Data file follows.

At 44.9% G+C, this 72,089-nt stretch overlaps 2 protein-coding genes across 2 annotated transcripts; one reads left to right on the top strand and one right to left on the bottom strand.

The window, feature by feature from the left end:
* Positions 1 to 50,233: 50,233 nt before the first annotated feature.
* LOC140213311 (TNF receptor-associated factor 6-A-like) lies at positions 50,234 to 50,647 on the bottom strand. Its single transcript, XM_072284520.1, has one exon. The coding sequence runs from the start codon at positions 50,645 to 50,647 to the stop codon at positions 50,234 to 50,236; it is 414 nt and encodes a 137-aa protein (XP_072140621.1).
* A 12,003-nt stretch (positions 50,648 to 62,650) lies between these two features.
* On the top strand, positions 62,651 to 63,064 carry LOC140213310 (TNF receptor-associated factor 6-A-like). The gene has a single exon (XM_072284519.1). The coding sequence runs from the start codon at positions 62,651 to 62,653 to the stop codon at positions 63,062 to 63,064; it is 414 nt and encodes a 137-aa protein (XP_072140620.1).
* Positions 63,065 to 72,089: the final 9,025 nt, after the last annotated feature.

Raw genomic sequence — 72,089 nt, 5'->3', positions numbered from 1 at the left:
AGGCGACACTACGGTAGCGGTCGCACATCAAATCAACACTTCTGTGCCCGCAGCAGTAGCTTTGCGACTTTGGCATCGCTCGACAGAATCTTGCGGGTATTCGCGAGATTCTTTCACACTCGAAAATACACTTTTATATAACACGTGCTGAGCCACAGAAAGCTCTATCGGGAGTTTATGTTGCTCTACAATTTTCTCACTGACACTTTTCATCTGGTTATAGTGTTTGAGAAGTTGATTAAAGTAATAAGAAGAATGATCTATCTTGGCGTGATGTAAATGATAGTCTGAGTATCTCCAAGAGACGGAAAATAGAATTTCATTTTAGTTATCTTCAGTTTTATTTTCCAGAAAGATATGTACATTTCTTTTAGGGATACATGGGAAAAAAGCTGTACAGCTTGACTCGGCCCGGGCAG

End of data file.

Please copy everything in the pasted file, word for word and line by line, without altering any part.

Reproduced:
At 44.9% G+C, this 72,089-nt stretch overlaps 2 protein-coding genes across 2 annotated transcripts; one reads left to right on the top strand and one right to left on the bottom strand.

The window, feature by feature from the left end:
* Positions 1 to 50,233: 50,233 nt before the first annotated feature.
* LOC140213311 (TNF receptor-associated factor 6-A-like) lies at positions 50,234 to 50,647 on the bottom strand. Its single transcript, XM_072284520.1, has one exon. The coding sequence runs from the start codon at positions 50,645 to 50,647 to the stop codon at positions 50,234 to 50,236; it is 414 nt and encodes a 137-aa protein (XP_072140621.1).
* A 12,003-nt stretch (positions 50,648 to 62,650) lies between these two features.
* On the top strand, positions 62,651 to 63,064 carry LOC140213310 (TNF receptor-associated factor 6-A-like). The gene has a single exon (XM_072284519.1). The coding sequence runs from the start codon at positions 62,651 to 62,653 to the stop codon at positions 63,062 to 63,064; it is 414 nt and encodes a 137-aa protein (XP_072140620.1).
* Positions 63,065 to 72,089: the final 9,025 nt, after the last annotated feature.

Raw genomic sequence — 72,089 nt, 5'->3', positions numbered from 1 at the left:
AGGCGACACTACGGTAGCGGTCGCACATCAAATCAACACTTCTGTGCCCGCAGCAGTAGCTTTGCGACTTTGGCATCGCTCGACAGAATCTTGCGGGTATTCGCGAGATTCTTTCACACTCGAAAATACACTTTTATATAACACGTGCTGAGCCACAGAAAGCTCTATCGGGAGTTTATGTTGCTCTACAATTTTCTCACTGACACTTTTCATCTGGTTATAGTGTTTGAGAAGTTGATTAAAGTAATAAGAAGAATGATCTATCTTGGCGTGATGTAAATGATAGTCTGAGTATCTCCAAGAGACGGAAAATAGAATTTCATTTTAGTTATCTTCAGTTTTATTTTCCAGAAAGATATGTACATTTCTTTTAGGGATACATGGGAAAAAAGCTGTACAGCTTGACTCGGCCCGGGCAG